I take the point about what Opposition parties ask for—it is entirely appropriate to make such points and draw out issues. However, on balance, we must take a sensible approach to the use of the affirmative resolution procedure. As I said in an earlier debate, I am more than happy for there to be the full panoply of parliamentary scrutiny through the affirmative resolution procedure if necessary. However, section 67 sets out a sensible and proportionate approach, which we do not need to broaden.
Executive amendments 14 and 19 were lodged in response to the debate in the committee about the basis on which fees will be set. It is in no one's interest to introduce a fee that will be a barrier to
Amendment 19 will ensure that the scope of Scottish ministers' consideration of the performance of their functions under the provisions in amendment 14 extends to disclosures that continue to made under the Police Act 1997; for example, basic disclosures. That is important, because the agency will be running the whole disclosure operation and not just scheme record disclosures.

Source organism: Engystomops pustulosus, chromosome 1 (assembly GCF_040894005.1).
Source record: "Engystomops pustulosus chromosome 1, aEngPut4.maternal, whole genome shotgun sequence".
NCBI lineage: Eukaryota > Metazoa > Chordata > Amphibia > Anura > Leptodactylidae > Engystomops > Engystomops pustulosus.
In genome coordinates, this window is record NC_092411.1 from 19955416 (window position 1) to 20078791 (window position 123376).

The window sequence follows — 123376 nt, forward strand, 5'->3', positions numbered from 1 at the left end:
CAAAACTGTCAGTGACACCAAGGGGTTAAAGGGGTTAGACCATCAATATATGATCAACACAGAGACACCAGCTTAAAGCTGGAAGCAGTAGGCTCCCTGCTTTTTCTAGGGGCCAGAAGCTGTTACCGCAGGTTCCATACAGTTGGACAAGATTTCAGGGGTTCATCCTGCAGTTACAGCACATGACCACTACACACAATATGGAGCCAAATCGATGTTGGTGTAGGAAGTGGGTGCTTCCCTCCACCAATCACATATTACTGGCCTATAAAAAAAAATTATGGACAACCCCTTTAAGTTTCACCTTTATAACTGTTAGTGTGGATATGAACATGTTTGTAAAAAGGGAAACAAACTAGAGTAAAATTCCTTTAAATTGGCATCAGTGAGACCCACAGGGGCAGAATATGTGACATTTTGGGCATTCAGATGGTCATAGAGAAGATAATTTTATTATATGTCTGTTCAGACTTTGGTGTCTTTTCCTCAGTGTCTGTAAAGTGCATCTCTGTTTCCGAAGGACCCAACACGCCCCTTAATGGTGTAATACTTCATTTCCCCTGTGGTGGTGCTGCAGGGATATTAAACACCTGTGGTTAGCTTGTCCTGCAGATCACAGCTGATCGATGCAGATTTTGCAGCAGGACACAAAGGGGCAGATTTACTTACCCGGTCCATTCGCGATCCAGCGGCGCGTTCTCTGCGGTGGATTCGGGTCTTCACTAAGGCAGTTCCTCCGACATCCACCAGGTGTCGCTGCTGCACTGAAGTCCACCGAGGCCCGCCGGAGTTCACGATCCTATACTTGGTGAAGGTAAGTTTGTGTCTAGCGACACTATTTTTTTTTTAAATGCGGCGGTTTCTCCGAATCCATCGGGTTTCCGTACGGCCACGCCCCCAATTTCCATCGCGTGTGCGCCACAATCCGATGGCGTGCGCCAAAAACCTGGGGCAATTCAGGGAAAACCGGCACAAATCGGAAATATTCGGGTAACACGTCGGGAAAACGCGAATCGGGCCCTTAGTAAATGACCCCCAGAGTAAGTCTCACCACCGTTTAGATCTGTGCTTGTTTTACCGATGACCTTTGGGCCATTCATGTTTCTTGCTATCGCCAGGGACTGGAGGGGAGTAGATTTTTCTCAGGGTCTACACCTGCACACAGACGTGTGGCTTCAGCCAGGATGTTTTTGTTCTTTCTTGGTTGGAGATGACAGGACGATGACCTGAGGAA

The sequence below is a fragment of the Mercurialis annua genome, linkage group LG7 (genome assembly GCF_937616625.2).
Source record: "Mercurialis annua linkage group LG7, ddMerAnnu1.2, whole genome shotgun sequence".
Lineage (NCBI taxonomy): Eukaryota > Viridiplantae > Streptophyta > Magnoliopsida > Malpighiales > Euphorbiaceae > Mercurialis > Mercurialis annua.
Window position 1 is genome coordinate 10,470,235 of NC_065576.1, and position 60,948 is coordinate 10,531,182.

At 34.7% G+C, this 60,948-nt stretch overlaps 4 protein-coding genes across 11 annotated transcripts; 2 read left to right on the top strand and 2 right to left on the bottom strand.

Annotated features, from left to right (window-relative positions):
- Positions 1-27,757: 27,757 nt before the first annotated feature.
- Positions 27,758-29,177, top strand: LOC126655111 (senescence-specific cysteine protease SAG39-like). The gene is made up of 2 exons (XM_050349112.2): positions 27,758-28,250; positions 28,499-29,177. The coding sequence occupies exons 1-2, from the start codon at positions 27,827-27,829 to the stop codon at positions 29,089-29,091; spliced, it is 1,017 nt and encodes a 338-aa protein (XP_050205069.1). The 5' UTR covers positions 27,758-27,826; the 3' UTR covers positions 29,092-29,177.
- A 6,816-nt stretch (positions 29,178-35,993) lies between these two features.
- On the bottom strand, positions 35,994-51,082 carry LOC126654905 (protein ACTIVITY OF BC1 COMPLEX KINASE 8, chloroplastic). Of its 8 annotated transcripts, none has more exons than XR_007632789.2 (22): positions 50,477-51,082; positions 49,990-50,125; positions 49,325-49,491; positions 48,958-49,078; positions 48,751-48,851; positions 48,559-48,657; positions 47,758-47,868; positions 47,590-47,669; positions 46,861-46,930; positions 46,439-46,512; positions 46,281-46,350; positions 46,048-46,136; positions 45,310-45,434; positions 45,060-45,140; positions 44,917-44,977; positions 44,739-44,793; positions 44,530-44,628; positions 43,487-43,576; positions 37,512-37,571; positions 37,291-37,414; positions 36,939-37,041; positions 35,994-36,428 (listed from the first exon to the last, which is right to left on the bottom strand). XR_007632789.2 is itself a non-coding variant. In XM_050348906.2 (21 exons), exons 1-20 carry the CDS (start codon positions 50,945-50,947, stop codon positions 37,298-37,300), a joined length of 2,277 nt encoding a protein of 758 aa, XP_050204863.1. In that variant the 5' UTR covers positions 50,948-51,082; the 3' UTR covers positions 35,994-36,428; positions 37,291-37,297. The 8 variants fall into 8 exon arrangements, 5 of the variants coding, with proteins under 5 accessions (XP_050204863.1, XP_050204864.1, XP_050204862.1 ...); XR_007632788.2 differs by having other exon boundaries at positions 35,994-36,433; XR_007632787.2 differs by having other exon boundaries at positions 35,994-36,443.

Lord James Douglas-Hamilton suggested that the 40 per cent fee increase for disclosure checks in April 2006 was an increase over the course of one year. That is not correct: the increase was the first since Disclosure Scotland began operating in 2002—four years earlier—and was due to unexpectedly low demand for disclosures during the first years of the scheme's operation. The background to the fee increase is more complicated than he suggested.
It was also disingenuous to suggest that the new scheme will push up the cost of disclosure by 30 per cent. It is anticipated that the scheme will, over 10 years, be somewhat less expensive to run than the current system. Of course, no decision on fee levels has been made because there will be consultation on the matter. Lord James Douglas-Hamilton did not make good arguments for changing section 67 in the way that is proposed in his amendments.